The Secretary or his delegate may prescribe the extent, if any, to which any ruling or regulation, relating to the internal revenue laws, shall be applied without retroactive effect.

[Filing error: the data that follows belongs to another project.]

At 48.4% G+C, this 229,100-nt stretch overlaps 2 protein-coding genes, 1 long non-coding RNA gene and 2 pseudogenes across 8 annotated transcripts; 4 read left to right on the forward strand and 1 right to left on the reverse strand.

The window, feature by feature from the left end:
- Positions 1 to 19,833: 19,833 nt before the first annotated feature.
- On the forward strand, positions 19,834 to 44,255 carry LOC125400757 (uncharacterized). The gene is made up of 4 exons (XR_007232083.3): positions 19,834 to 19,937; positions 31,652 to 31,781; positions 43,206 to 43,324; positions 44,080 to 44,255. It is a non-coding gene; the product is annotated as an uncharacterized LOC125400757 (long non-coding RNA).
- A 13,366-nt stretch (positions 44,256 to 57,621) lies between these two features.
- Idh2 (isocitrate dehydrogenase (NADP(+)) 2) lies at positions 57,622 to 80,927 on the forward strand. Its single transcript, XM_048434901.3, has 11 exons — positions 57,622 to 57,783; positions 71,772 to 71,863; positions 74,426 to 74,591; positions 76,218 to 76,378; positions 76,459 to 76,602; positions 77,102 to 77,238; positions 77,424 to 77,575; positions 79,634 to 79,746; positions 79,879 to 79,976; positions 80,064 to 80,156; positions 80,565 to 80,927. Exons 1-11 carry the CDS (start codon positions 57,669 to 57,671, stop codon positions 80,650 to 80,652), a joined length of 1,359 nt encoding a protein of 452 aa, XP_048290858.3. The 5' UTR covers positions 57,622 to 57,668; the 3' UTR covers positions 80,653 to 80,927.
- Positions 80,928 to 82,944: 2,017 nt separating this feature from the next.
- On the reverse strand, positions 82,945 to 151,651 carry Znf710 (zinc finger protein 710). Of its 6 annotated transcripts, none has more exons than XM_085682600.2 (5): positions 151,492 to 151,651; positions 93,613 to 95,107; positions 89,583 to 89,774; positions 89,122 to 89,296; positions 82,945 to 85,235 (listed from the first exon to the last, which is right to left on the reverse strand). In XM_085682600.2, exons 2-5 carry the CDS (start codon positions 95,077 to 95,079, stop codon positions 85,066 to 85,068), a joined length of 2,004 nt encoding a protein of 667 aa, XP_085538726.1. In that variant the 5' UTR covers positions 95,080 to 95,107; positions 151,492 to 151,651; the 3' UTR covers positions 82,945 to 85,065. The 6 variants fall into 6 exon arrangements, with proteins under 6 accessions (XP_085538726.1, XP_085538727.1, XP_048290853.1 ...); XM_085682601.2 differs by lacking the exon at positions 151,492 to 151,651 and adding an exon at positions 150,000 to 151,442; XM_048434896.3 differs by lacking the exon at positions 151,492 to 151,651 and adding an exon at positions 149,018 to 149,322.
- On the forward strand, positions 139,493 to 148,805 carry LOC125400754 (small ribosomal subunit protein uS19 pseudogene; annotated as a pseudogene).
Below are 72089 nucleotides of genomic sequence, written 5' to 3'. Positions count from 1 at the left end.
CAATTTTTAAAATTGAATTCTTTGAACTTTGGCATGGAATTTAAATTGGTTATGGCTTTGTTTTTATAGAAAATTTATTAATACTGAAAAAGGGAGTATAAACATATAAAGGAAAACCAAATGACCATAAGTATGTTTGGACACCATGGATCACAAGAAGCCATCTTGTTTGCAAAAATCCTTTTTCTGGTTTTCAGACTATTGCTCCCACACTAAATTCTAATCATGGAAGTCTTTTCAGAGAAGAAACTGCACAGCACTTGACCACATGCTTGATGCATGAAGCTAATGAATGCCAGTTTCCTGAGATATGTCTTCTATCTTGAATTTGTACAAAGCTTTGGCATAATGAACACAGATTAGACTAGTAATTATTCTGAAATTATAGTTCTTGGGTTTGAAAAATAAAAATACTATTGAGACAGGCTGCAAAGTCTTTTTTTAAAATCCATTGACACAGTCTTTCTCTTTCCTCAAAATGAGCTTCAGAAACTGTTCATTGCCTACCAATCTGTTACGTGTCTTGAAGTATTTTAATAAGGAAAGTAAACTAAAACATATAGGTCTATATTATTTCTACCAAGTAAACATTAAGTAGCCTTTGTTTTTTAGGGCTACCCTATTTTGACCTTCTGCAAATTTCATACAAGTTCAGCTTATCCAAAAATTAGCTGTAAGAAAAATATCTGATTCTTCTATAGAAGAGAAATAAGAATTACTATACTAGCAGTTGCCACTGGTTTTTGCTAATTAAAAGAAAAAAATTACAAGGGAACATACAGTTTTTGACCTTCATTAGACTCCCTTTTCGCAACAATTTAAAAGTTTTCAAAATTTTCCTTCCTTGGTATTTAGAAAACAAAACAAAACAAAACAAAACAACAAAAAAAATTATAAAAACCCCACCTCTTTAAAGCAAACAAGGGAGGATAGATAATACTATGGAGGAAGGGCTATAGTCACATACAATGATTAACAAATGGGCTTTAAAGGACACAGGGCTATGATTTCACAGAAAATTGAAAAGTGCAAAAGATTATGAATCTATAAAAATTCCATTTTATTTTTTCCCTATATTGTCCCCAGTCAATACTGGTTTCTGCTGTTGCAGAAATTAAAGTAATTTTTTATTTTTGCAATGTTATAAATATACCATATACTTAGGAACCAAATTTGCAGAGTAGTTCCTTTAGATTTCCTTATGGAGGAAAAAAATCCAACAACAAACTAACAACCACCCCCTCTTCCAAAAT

The explanation for the presumption in favor of retroactivity implied by this statutory language lies in the declaratory theory of jurisprudence on which the statute is predicated. The predecessor of § 7805(b), enacted in 1921,10 was in response to a proposal the Secretary of the Treasury had made in 1919. The provision was sought because administrative rulings were viewed as merely declaring what the statute had meant all along, and therefore necessarily retroactive, and it was thought the Secretary or his delegate should have power to grant relief from retroactivity in appropriate cases. See Comment, "Limits on Retroactive Decision Making by the Internal Revenue Service: Redefining Abuse of Discretion under Section 7805(b)," 23 U.C.L.A. L.Rev. 529, 532 (1976). Thus the Supreme Court has said that the provision "confirmed" the Commissioner's authority to make a ruling or regulation retroactive and "empowered him, in his discretion, to limit retroactive application to the extent necessary to avoid inequitable results." Automobile Club of Michigan v. Commissioner, 353 U.S. 180, 184, 77 S.Ct. 707, 710, 1 L.Ed.2d 746 (1957). The 1921 provision, after an amendment in 1928 to permit the Commission to relieve against retroactivity even when the different interpretation resulted from a court decision,11 has since been repeatedly reenacted without substantial change and survives today in § 7805(b). See Comment, supra, 23 U.C.L.A. L.Rev. at 532 n. 21; Cf. Dixon v. United States, 381 U.S. 68, 71 n. 3, 85 S.Ct. 1301, 14 L.Ed.2d 223 (1965).